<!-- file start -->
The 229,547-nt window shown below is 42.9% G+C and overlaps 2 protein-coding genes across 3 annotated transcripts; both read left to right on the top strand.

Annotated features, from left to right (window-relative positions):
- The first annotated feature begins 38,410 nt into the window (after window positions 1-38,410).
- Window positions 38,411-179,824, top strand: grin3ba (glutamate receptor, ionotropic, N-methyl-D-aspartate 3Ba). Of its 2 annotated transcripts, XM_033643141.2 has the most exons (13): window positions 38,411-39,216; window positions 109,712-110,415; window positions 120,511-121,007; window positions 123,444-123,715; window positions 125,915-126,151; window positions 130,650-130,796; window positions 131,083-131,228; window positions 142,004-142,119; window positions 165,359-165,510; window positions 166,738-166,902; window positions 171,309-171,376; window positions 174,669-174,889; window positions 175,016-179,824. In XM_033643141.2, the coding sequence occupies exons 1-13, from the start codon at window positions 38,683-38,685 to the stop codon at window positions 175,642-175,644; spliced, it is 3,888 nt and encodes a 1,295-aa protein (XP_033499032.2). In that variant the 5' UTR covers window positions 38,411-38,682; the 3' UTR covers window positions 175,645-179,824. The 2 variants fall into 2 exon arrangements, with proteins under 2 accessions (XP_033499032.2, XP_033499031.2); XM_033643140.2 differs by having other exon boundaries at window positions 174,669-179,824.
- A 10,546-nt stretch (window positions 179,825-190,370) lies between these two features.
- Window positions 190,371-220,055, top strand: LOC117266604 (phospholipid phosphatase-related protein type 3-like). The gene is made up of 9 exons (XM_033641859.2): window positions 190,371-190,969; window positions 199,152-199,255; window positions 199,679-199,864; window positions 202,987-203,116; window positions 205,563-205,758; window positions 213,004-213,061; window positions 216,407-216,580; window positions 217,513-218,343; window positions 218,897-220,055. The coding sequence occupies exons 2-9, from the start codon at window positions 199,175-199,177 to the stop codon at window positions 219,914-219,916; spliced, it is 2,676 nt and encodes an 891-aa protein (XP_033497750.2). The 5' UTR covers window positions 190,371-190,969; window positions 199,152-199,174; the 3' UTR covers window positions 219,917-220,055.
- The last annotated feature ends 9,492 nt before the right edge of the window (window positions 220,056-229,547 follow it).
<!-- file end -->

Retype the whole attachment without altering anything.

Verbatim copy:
The 229,547-nt window shown below is 42.9% G+C and overlaps 2 protein-coding genes across 3 annotated transcripts; both read left to right on the top strand.

Annotated features, from left to right (window-relative positions):
- The first annotated feature begins 38,410 nt into the window (after window positions 1-38,410).
- Window positions 38,411-179,824, top strand: grin3ba (glutamate receptor, ionotropic, N-methyl-D-aspartate 3Ba). Of its 2 annotated transcripts, XM_033643141.2 has the most exons (13): window positions 38,411-39,216; window positions 109,712-110,415; window positions 120,511-121,007; window positions 123,444-123,715; window positions 125,915-126,151; window positions 130,650-130,796; window positions 131,083-131,228; window positions 142,004-142,119; window positions 165,359-165,510; window positions 166,738-166,902; window positions 171,309-171,376; window positions 174,669-174,889; window positions 175,016-179,824. In XM_033643141.2, the coding sequence occupies exons 1-13, from the start codon at window positions 38,683-38,685 to the stop codon at window positions 175,642-175,644; spliced, it is 3,888 nt and encodes a 1,295-aa protein (XP_033499032.2). In that variant the 5' UTR covers window positions 38,411-38,682; the 3' UTR covers window positions 175,645-179,824. The 2 variants fall into 2 exon arrangements, with proteins under 2 accessions (XP_033499032.2, XP_033499031.2); XM_033643140.2 differs by having other exon boundaries at window positions 174,669-179,824.
- A 10,546-nt stretch (window positions 179,825-190,370) lies between these two features.
- Window positions 190,371-220,055, top strand: LOC117266604 (phospholipid phosphatase-related protein type 3-like). The gene is made up of 9 exons (XM_033641859.2): window positions 190,371-190,969; window positions 199,152-199,255; window positions 199,679-199,864; window positions 202,987-203,116; window positions 205,563-205,758; window positions 213,004-213,061; window positions 216,407-216,580; window positions 217,513-218,343; window positions 218,897-220,055. The coding sequence occupies exons 2-9, from the start codon at window positions 199,175-199,177 to the stop codon at window positions 219,914-219,916; spliced, it is 2,676 nt and encodes an 891-aa protein (XP_033497750.2). The 5' UTR covers window positions 190,371-190,969; window positions 199,152-199,174; the 3' UTR covers window positions 219,917-220,055.
- The last annotated feature ends 9,492 nt before the right edge of the window (window positions 220,056-229,547 follow it).